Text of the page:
There is a certain amount of fun to be had from keeping the taxman’s hands off a slice of cash that rightfully belongs to our kith and kin, or a favoured charity. That said, how can we attend to the depressing administrative chore of Will-making without slumping into morbid gloom or missing something entertaining on TV - or a bargain on eBay?
On the Internet perhaps?
Perfectly possible. A company known as Totally Free Wills (www.totallyfreewills.co.uk) has hit upon an ingenious way of reducing the cost, time and emotional investment of the Will-making process. The company operates in a secure Internet environment, so the information you provide will be treated as highly confidential. You simply log-on, tick the boxes and get prompted and guided through the legal morass of making a will. It can take as little as half-an-hour
Once you’ve completed the online Will document a local solicitor from the Totally Free Wills panel will cast an eye over it to make sure that it conforms to legal requirements, then store it safely until it’s (how shall we put this delicately…) needed.
Already, I hear the warning bell of scepticism ringing in your mind. A firm of solicitors acting for nothing! A FREE online service where you don’t even have to give your debit card details in advance? Even in the internet age, how can this be? Do they make their money by selling names to list brokers, on-screen advertising, peppering respondents with unwanted-e-mails about impotency and dodgy pharmaceuticals forever?
No. None of these things.
The Totally Free Wills business is run, by some very credible directors, on the premise that most firms of solicitors put a value on their ‘Wills bank’. That is to say, the file of clients’ Wills that most firms hold for safekeeping, holds the prospect of generating fee income as the firm deals with the resulting probate work. Being far-sighted individuals, solicitors know that the bank will eventually pay dividends. They also know that for people who don’t normally have dealings with solicitors, the ensuing correspondence offers the distinct possibility of them becoming the ‘free’ Will client’s ‘solicitor of choice’.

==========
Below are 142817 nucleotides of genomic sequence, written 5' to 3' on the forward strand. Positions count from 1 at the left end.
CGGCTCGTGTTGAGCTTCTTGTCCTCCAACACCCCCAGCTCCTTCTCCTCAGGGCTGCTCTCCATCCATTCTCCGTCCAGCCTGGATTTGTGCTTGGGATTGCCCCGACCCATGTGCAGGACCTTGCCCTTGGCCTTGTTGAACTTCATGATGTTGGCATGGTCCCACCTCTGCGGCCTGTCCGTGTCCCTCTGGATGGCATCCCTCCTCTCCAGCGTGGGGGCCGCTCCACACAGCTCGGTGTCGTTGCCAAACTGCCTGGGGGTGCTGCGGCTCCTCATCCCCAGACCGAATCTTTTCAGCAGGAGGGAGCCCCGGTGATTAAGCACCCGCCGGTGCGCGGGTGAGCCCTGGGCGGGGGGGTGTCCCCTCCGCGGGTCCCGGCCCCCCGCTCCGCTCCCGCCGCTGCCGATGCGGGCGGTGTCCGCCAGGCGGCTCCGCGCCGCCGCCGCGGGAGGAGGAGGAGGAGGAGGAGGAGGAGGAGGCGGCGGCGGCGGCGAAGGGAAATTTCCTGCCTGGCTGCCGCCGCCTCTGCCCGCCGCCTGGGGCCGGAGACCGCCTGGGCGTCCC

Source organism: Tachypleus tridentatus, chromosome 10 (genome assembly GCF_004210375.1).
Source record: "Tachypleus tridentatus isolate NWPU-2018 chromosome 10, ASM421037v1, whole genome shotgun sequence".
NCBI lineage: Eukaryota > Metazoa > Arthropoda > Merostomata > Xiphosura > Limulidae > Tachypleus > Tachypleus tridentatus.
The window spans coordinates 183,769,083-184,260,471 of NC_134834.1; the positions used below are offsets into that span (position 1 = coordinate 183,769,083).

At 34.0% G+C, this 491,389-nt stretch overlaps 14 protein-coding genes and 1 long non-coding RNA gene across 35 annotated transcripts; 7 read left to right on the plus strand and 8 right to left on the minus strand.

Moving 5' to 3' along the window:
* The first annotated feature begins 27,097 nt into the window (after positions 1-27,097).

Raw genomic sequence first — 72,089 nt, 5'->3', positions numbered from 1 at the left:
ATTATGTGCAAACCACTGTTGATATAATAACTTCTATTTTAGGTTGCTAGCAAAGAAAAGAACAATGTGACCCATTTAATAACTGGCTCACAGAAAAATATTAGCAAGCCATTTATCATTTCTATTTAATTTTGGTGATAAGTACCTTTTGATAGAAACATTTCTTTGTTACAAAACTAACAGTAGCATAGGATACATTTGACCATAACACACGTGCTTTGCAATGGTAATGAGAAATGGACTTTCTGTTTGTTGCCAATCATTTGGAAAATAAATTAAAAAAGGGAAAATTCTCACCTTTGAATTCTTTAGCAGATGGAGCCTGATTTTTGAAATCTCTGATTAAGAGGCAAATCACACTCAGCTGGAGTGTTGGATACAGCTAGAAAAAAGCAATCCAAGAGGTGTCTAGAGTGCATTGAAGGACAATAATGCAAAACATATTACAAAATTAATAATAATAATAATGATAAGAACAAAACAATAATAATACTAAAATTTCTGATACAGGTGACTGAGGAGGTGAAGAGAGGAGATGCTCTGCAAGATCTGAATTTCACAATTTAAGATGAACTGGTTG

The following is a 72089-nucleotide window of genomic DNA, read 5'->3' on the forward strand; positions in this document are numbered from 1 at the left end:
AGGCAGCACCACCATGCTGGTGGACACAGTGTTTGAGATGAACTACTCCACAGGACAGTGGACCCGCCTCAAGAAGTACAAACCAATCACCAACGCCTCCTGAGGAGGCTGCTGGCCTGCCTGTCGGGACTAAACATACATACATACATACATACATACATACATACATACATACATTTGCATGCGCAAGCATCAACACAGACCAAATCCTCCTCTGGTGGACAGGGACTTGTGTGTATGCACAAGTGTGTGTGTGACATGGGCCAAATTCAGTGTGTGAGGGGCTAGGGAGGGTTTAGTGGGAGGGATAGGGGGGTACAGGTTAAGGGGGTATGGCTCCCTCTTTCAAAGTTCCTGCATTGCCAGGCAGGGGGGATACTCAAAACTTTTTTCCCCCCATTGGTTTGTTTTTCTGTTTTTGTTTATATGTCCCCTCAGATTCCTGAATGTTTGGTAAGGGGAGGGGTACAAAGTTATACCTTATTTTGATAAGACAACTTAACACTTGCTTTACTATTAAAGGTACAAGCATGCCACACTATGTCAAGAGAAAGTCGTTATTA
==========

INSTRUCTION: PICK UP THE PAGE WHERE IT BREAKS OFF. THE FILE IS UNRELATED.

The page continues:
As time passes, there may be a house, business or other property to sell or the need for other legal services, such as dealing with a Local Authority’s claim for continuing contributions to long-term care. In a phrase, panel solicitors are providing a service today in exchange for possible jam tomorrow, when you’re …ahem …(reach for the euphemisms) either debilitated or gone.
There is a proviso. If, in the panel solicitor’s judgement, you affairs are more complex than usual, perhaps because you fall within the group who will be eligible for IHT or some of your assets are outside the jurisdiction of British courts, the firm may contact you. They’ll quote for any additional services they think you might require. Responding to the Totally Free Wills website doesn’t put the respondent under any obligation to accept these additional proposals.
That seems fair enough.
For the estimated 27.5 million procrastinators in England and Wales who have not made a Will of any description, spending half-an-hour online seems like a sound idea. Perversely, notwithstanding our apparent disinterest in what happens to our property after we die, the great majority of us do have fairly firm ideas about the subject when pressed. “I’m leaving mine to The Lifeboats”, “The Red Cross” or “My grandchildren” are common responses. Not if the courts, your relation’s solicitors and the taxman have anything to do with it, you won’t.
If you want the cats’ shelter to take priority over your brother Charlie’s ex-wife and bookmaker, the answer is to make a Will. Doing so quickly, online, free, in the comfort of your home, with the document safely stored with a solicitor, sounds a whole lot better than doing nothing at all.
By Stephen Cainer